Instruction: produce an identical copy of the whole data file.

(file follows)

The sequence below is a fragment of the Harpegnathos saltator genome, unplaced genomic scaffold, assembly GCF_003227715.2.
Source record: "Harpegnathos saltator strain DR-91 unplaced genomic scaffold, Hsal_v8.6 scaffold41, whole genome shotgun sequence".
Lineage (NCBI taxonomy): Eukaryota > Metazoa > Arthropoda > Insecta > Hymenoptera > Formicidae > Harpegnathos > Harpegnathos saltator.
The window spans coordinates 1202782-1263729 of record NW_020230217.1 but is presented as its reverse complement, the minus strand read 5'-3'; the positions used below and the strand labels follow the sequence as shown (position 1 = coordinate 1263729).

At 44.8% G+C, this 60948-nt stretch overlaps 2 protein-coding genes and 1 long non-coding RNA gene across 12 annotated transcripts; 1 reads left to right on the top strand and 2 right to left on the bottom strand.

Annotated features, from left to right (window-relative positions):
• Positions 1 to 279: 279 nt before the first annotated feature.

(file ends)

The sequence below is a fragment of the Harpegnathos saltator genome, unplaced genomic scaffold, assembly GCF_003227715.2.
Source record: "Harpegnathos saltator strain DR-91 unplaced genomic scaffold, Hsal_v8.6 scaffold41, whole genome shotgun sequence".
Lineage (NCBI taxonomy): Eukaryota > Metazoa > Arthropoda > Insecta > Hymenoptera > Formicidae > Harpegnathos > Harpegnathos saltator.
The window spans coordinates 1202782-1263729 of record NW_020230217.1 but is presented as its reverse complement, the minus strand read 5'-3'; the positions used below and the strand labels follow the sequence as shown (position 1 = coordinate 1263729).

At 44.8% G+C, this 60948-nt stretch overlaps 2 protein-coding genes and 1 long non-coding RNA gene across 12 annotated transcripts; 1 reads left to right on the top strand and 2 right to left on the bottom strand.

Annotated features, from left to right (window-relative positions):
• Positions 1 to 279: 279 nt before the first annotated feature.